Wood pigeons are dictating to me on the last morning in the rose garden at Holland House. There is chipping and chirping all around me as I write. I've ended in a place I hadn't planned.
I started the SCBWI Picture Book Retreat thinking that I was coming to play with my picture book characters but everything changed with the workshops and experimenting over the next few days.
How amazing that in all my 'Scoobie' (SCBWI_BI in conversation) years, I hadn't thought about harvesting my own childhood memories of wonder and discovery - as early as aged 4.
We ended up with a wall of post-it note inspiration - real childhood moments that could spark a story idea.
It has been a weekend of telling stories to each other and I've met so many new Scoobies with fascinating other lives and we didn't stop talking about picture books all weekend.
How amazing to still be in the conference room after midnight sharing art and character and ideas.
Each morning, I woke at 6:30am and went into the garden for an hour. On the first morning, I packed my paintbox and mini stool and sat with the cat beneath the sundial and drew in the fairtrade
sketchbook I'd bought from the Holland House gift shop (why wait until the end of the retreat to exit with a souvenir?).
I made several ink sketches focussing on colour. I returned later to add the watercolour when the ink was dry.
Last year, I made great progress with my colour work and dummy book. This year I made my first concertina sketchbook (Bockingford lightweight paper with cardboard box end pieces) - cutting, sticking (PVA glue) and making something that looked a little like my childhood ice-cream wafer sandwich.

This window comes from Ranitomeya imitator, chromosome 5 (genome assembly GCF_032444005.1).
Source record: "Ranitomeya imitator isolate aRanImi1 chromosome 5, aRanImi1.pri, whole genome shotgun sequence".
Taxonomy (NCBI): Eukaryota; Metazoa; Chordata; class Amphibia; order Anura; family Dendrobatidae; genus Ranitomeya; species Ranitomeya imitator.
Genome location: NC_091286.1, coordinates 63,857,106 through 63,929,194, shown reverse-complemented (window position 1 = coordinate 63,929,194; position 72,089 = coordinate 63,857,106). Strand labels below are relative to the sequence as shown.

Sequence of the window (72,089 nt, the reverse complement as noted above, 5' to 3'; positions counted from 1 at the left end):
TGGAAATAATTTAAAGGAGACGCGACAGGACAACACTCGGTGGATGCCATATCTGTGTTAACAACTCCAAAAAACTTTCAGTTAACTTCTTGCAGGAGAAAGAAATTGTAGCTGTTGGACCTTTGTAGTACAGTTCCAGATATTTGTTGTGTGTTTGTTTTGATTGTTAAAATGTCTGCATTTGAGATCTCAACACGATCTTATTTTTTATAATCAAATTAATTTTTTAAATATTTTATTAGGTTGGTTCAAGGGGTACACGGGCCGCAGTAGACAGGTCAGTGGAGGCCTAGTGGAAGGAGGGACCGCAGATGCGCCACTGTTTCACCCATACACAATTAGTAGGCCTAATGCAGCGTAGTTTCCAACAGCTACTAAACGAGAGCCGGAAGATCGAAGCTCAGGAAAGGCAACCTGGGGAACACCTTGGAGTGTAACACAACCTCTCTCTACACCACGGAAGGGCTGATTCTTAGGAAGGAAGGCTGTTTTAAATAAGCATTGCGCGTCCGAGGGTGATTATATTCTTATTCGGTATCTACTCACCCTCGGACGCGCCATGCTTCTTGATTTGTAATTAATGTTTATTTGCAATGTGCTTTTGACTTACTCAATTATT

My concertina sketchbook was a little blank invitation to play (I made the shortest version - 6 pages of watercolour was less intimidating and as it turned out - enough for me to complete one in the weekend).
Well, you could knock me down with a paintbrush. How come I didn't know about these?
I finished painting my little sketchbook this weekend because Lynne Chapman showed us how to make the most of them - paint tones rather than outlines - keep the flow from one page to the next - add snippets of overheard
dialogue or your own text. Use small bulldog clips to stop the pages expanding out of control. Limit your colour palette. I'm pleased I brought my folding camping stool - essential to getting
exactly the right POV of your chosen subject and I finally had a use for my Pentel water brush ( I carry a screw top plastic pot of water too).
I always thought that to paint in watercolour, you dipped your brush in water, loaded it with your colour and sploshed it on quickly before it dried. No! No! Wet your watercolour paper first where you plan to colour and then add the colour. As soon as the paint was dry, I added line and text.
I had worked in acrylics, oils, pastels and inks at art school but I had never tried watercolours because I'd been painting with them all through my childhood. I wanted to try something new.
This weekend, I rediscovered them and plan to make a full length storyboard for one of my picture books.
Emily Lamm, Commissioning editor at Hodder Children's Books. From the bigger picture to 'the finer detail' of picture book making
Andrea MacDonald, Executive Editor for picture books at Penguin Random House Children's Books.
The picture book is a '32-page stage'.
More photos of the SCBWI Picture Book Retreat on
Harvest stories from your own childhood.
What was your memory of the death of your first pet?
What food did you most fear or look forward to at school?
What accident did you suffer through your own stupidity?
Unwinding Into The Weekend
Lavender sweet and long
Barrows short and strong
Don't sit under the apple tree
How sweet the sound
We all went away knowing we had work to do - but we left with new tools to tackle it